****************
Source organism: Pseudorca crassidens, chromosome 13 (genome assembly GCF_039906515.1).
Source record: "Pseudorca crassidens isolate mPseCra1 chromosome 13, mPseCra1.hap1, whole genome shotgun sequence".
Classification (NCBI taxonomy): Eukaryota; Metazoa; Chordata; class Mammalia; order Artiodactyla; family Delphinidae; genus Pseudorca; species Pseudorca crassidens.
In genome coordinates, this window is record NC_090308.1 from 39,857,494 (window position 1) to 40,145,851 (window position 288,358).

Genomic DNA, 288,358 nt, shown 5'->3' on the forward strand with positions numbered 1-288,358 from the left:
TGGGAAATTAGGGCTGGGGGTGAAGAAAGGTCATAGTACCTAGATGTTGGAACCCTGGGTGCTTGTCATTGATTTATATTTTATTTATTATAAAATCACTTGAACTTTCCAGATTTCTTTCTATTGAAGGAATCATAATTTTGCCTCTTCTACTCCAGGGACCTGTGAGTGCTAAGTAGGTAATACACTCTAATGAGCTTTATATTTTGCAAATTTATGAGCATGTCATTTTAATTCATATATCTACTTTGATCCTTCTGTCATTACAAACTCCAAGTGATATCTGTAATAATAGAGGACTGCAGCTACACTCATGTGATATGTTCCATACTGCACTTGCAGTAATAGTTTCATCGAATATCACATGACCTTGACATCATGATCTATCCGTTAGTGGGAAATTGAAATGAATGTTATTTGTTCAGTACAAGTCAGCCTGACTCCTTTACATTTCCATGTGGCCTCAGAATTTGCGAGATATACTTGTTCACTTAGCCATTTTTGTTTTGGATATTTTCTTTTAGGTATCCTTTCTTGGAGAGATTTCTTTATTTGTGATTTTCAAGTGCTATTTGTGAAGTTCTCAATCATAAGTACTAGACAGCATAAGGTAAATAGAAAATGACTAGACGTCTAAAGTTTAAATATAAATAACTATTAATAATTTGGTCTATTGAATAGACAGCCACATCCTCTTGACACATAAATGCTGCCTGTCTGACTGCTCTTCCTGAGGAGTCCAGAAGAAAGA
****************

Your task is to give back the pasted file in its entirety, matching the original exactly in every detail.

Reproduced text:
Source organism: Pseudorca crassidens, chromosome 13 (genome assembly GCF_039906515.1).
Source record: "Pseudorca crassidens isolate mPseCra1 chromosome 13, mPseCra1.hap1, whole genome shotgun sequence".
Classification (NCBI taxonomy): Eukaryota; Metazoa; Chordata; class Mammalia; order Artiodactyla; family Delphinidae; genus Pseudorca; species Pseudorca crassidens.
In genome coordinates, this window is record NC_090308.1 from 39,857,494 (window position 1) to 40,145,851 (window position 288,358).

Genomic DNA, 288,358 nt, shown 5'->3' on the forward strand with positions numbered 1-288,358 from the left:
TGGGAAATTAGGGCTGGGGGTGAAGAAAGGTCATAGTACCTAGATGTTGGAACCCTGGGTGCTTGTCATTGATTTATATTTTATTTATTATAAAATCACTTGAACTTTCCAGATTTCTTTCTATTGAAGGAATCATAATTTTGCCTCTTCTACTCCAGGGACCTGTGAGTGCTAAGTAGGTAATACACTCTAATGAGCTTTATATTTTGCAAATTTATGAGCATGTCATTTTAATTCATATATCTACTTTGATCCTTCTGTCATTACAAACTCCAAGTGATATCTGTAATAATAGAGGACTGCAGCTACACTCATGTGATATGTTCCATACTGCACTTGCAGTAATAGTTTCATCGAATATCACATGACCTTGACATCATGATCTATCCGTTAGTGGGAAATTGAAATGAATGTTATTTGTTCAGTACAAGTCAGCCTGACTCCTTTACATTTCCATGTGGCCTCAGAATTTGCGAGATATACTTGTTCACTTAGCCATTTTTGTTTTGGATATTTTCTTTTAGGTATCCTTTCTTGGAGAGATTTCTTTATTTGTGATTTTCAAGTGCTATTTGTGAAGTTCTCAATCATAAGTACTAGACAGCATAAGGTAAATAGAAAATGACTAGACGTCTAAAGTTTAAATATAAATAACTATTAATAATTTGGTCTATTGAATAGACAGCCACATCCTCTTGACACATAAATGCTGCCTGTCTGACTGCTCTTCCTGAGGAGTCCAGAAGAAAGA